Skip to content

The Kinney Center

Last updated on November 13, 2019

Something that Saint Joseph’s has that many other colleges do not is a developed Autism Education and Support program, The Kinney Center. This center commits to educating and training professionals who will be working with those who are autistic, as well as supporting families who are involved. On their website it states that, “The Kinney Center aims to improve the lives of individuals and families managing an autism diagnosis, while training compassionate and dedicated professionals empowered and capable of fulfilling our mission beyond our walls.”

Because this program has such a presence on campus and has made headlines, it made think about how this campus’ accessibility could affect those who participate in the Kinney Center – either those who are participants or those who are staff and faculty.

I spoke to Lindsey DelCarlino, associate director of programs at the Kinney Center. During our conversation, she started off by mentioning that people who have autism not always have a physical disability, so accessibility to them is a much broader term, “In relation to individuals with autism, it doesn’t mean there is a physical disability, so the campus as a whole for individuals that have autism the (physical) accessibility isn’t an issue, but even the Kinney Center itself we don’t have a lot of space and we aren’t able to accept certain individuals that may or may not have physical needs.”

The entrance to the Kinney Center.

The Kinney Center offers Day, Evening and Camp programming. The camp that they have during the summer offers a wider spectrum of participants and uses other facilities close to Connelly Hall  such as the O’Pake Recreation Center. “We utilize the opake rec center a lot, but that isn’t ADA friendly either. Specifically we can get someone to the pool deck, but there isn’t a wheelchair accessible device to let someone into the pool.” Having a recreation center without the capabilities to be useful to everyone doesn’t allow for some to do the activities that they love doing.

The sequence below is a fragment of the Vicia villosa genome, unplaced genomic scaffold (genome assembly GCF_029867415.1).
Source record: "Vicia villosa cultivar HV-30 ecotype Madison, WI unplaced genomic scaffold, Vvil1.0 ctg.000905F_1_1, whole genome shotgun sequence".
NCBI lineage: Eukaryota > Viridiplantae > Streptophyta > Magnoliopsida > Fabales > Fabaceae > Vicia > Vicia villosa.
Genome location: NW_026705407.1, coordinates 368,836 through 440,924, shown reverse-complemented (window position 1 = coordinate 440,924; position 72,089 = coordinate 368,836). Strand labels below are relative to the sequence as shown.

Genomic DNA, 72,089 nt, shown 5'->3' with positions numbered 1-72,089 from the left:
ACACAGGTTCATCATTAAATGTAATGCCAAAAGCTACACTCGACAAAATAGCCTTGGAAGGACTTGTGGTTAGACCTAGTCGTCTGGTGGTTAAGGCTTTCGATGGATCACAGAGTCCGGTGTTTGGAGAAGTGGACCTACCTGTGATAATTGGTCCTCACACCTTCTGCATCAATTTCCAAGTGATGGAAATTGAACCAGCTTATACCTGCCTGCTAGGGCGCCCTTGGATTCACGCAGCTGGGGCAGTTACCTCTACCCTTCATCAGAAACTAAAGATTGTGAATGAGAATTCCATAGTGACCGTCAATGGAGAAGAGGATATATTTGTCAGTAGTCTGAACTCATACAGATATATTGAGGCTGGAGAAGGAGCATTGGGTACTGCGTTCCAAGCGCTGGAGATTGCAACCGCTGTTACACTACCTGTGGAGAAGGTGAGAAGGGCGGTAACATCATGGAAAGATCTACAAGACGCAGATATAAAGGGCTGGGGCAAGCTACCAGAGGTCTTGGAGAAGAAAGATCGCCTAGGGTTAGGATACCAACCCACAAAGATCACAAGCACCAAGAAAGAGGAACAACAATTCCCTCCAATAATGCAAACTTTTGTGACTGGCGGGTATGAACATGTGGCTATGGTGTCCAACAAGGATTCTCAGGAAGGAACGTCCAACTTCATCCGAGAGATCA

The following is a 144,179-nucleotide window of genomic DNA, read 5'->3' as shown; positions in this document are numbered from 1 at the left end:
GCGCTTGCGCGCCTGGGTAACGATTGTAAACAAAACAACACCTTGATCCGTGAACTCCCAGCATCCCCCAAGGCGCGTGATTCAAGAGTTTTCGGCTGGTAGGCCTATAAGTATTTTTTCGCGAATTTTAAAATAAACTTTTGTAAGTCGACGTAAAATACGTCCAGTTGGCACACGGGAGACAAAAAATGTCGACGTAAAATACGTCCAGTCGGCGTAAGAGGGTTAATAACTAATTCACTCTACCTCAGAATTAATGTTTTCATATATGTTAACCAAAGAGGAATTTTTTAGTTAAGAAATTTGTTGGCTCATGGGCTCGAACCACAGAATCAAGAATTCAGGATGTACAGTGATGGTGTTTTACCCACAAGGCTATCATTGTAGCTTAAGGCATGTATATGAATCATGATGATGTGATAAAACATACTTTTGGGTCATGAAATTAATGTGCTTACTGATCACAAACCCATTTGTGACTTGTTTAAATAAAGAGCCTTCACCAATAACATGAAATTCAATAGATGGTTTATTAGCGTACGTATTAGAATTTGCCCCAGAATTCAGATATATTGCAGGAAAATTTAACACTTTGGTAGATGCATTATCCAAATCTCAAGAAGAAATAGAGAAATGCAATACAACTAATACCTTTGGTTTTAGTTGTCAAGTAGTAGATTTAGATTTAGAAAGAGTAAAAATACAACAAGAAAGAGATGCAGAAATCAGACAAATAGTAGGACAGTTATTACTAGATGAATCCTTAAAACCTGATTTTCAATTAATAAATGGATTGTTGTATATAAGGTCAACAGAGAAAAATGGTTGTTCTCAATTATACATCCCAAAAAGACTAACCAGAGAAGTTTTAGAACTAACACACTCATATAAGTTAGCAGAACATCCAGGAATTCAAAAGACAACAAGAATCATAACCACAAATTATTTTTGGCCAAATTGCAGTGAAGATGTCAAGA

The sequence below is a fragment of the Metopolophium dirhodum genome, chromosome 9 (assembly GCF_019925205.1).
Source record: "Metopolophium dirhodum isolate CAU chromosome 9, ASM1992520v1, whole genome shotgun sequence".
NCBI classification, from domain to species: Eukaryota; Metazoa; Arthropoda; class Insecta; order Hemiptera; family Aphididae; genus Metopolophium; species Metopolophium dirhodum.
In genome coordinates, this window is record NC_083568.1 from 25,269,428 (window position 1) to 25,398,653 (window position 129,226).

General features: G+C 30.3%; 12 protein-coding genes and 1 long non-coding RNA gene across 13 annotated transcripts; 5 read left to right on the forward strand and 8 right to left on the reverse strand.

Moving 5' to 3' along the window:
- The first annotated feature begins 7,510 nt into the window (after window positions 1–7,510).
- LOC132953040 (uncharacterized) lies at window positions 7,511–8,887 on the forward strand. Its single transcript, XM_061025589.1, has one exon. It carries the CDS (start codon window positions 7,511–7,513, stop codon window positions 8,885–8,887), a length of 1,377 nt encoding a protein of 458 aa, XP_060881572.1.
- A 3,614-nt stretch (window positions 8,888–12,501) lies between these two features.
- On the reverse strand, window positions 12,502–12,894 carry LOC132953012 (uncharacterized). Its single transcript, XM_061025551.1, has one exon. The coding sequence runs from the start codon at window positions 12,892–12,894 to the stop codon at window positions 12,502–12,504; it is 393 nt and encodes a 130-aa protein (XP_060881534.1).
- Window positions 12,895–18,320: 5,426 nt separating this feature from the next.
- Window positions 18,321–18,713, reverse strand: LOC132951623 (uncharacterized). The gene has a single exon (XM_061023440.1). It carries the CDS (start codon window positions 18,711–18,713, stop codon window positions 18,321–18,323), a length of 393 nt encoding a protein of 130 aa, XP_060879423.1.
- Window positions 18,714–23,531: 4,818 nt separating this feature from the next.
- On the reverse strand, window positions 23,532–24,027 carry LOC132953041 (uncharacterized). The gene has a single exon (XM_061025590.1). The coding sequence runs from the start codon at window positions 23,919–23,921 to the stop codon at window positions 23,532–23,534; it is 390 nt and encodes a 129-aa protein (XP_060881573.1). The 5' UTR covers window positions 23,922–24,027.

We talked about what else falls under this umbrella of accessibility. The idea of having an accessible campus doesn’t just mean that there needs to be more wheelchair ramps, even though there does, but it also means creating spaces that are accepting of people who can’t be around a lot of noise, people who need rooms with windows, people who can’t be in areas with strong odors etc. DelCarlino told me about how one of the most important things for the Kinney Center is to be able to have programming with rooms that can adjust temperature, “The HVAC system is not necessarily set up correctly, and we have a dividing wall that we can set up in the room making one side of the room either colder or hotter than the other. That is really dangerous for individuals who suffer from seizures because sometimes just a small variation in temperature can induce a seizure.

While there are definitely improvements that can be made on campus, as we are seeing throughout our research now, the Kinney Center has made modifications so that their participants can fully enjoy their experiences in a safe manner. DelCarlino talked about the sensory break space in Hagan Arena for those that need to take a break from the loud noises of games, “It’s in the Hall of Fame hallway, which isn’t an appropriate space since there is the glass casing…but we do provide noise cancelling headphones for people to check out so they can watch the game, but it is also a nice place to get away from the business of the game, but there isn’t access to watch the game on tvs, but it actually is a really quiet alternative if the game gets too wild.”

Saint Joseph’s has always taken pride in the Kinney Center, and rightfully so. They create programming and an environment that not only educates others, but also makes families and people with autism feel welcomed. With having such an amazing program like this, why would we not do more to make the campus more accessible?

Leave a Reply

Your email address will not be published. Required fields are marked *